April 20, 2009

A cure for a country beset by government bureaucracy and incompetence may be some old-fashioned corruption.  In countries with robust institutions, corruption decreases efficiency.  But in weak states, graft and bribes can "grease the wheels" by enabling intelligent investors to circumvent a crooked, incapable government and invest money directly in the private sector, say researchers.

Testing whether corruption can be viewed as "efficient grease in the wheels of an otherwise deficient institutional framework" the researchers analyzed the interaction between aggregate efficiency, corruption and other dimensions of governance for a panel of 54 countries.  They found:

  • Both the weak and strong forms of the grease the wheels hypothesis are present.
  • Corruption is always detrimental in countries where institutions are effective, but that it may be positively associated with efficiency in countries where institutions are ineffective.
  • For each of the five dimensions of governance taken into account, there is evidence of the strong grease the wheels hypothesis in at least one estimation.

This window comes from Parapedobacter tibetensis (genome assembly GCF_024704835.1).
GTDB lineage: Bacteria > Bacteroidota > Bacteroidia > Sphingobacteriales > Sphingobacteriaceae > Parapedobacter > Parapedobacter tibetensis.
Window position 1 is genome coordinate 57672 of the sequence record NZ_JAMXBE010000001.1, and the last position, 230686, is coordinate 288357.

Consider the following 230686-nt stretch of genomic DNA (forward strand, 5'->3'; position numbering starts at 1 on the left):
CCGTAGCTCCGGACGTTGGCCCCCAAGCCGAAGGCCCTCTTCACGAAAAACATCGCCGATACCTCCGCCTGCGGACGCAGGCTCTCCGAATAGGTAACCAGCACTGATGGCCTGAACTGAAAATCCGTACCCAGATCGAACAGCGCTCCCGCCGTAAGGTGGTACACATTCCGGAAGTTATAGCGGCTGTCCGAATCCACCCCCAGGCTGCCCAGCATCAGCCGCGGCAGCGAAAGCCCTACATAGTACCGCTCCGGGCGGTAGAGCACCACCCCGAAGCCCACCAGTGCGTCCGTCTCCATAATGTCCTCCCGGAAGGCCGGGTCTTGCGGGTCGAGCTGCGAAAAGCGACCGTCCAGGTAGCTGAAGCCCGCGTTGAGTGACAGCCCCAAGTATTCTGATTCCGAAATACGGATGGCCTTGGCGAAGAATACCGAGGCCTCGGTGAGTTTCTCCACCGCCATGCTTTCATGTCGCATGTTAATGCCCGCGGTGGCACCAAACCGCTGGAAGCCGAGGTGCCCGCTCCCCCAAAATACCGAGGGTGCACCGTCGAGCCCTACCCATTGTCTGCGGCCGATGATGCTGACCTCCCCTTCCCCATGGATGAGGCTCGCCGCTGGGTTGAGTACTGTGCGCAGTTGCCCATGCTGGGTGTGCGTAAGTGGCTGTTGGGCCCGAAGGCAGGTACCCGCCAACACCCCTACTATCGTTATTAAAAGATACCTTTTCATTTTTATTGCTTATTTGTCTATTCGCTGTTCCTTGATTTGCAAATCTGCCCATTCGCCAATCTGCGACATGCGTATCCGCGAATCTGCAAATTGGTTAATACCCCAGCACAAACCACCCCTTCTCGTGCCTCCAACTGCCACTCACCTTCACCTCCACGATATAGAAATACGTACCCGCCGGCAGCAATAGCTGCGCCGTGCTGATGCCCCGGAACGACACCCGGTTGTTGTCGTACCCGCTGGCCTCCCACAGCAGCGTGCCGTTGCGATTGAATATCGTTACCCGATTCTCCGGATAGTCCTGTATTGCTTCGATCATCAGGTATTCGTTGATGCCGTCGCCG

• Thus, they find evidence of the grease the wheels hypothesis.

A possible policy implication of these results might be that countries plagued with a very inefficient institutional framework may benefit from letting corruption grow.  However, this interpretation is extreme and risky.  A country that would let corruption frolic may find itself stuck later on with an even worse global institutional framework, and thus end up in a bad governance/low efficiency trap.

Encouraging countries to fight corruption while also striving to improve other aspects of governance, mainly government efficiency, constitutes perhaps a safer advice.  Indeed, successful policy package should be multifaceted, while narrower reform programs may instead prove counter productive, say the researchers.

Source: Editorial, "Black-Market Efficiency," The Atlantic, March 2009; based upon: Pierre-Guillaume Méon and Laurent Weill, "Is Corruption an Efficient Grease?" Bank of Finland/Institut d'Etudes Politiques, February 2008.

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